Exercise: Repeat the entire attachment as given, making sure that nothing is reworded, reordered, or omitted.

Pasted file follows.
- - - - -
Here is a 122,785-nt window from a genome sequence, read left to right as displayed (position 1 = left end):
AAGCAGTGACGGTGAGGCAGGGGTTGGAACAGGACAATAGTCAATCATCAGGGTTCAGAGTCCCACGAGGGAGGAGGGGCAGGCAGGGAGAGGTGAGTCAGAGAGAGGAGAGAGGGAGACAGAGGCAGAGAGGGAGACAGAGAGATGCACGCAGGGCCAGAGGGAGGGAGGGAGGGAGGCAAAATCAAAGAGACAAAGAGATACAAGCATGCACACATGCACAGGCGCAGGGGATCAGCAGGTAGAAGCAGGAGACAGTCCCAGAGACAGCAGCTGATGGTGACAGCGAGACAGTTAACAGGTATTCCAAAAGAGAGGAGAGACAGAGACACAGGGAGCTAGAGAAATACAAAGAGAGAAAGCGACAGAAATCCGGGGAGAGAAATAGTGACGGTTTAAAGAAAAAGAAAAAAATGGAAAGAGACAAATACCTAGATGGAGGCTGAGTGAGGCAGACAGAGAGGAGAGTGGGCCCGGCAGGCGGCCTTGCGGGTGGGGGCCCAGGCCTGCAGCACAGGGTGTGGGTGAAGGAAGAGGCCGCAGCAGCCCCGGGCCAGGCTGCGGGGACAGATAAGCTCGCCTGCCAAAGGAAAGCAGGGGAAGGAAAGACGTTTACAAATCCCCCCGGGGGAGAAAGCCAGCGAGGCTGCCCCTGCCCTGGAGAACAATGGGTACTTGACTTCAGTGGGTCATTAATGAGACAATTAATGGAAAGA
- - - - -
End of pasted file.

Here is a 122,785-nt window from a genome sequence, read left to right as displayed (position 1 = left end):
AAGCAGTGACGGTGAGGCAGGGGTTGGAACAGGACAATAGTCAATCATCAGGGTTCAGAGTCCCACGAGGGAGGAGGGGCAGGCAGGGAGAGGTGAGTCAGAGAGAGGAGAGAGGGAGACAGAGGCAGAGAGGGAGACAGAGAGATGCACGCAGGGCCAGAGGGAGGGAGGGAGGGAGGCAAAATCAAAGAGACAAAGAGATACAAGCATGCACACATGCACAGGCGCAGGGGATCAGCAGGTAGAAGCAGGAGACAGTCCCAGAGACAGCAGCTGATGGTGACAGCGAGACAGTTAACAGGTATTCCAAAAGAGAGGAGAGACAGAGACACAGGGAGCTAGAGAAATACAAAGAGAGAAAGCGACAGAAATCCGGGGAGAGAAATAGTGACGGTTTAAAGAAAAAGAAAAAAATGGAAAGAGACAAATACCTAGATGGAGGCTGAGTGAGGCAGACAGAGAGGAGAGTGGGCCCGGCAGGCGGCCTTGCGGGTGGGGGCCCAGGCCTGCAGCACAGGGTGTGGGTGAAGGAAGAGGCCGCAGCAGCCCCGGGCCAGGCTGCGGGGACAGATAAGCTCGCCTGCCAAAGGAAAGCAGGGGAAGGAAAGACGTTTACAAATCCCCCCGGGGGAGAAAGCCAGCGAGGCTGCCCCTGCCCTGGAGAACAATGGGTACTTGACTTCAGTGGGTCATTAATGAGACAATTAATGGAAAGA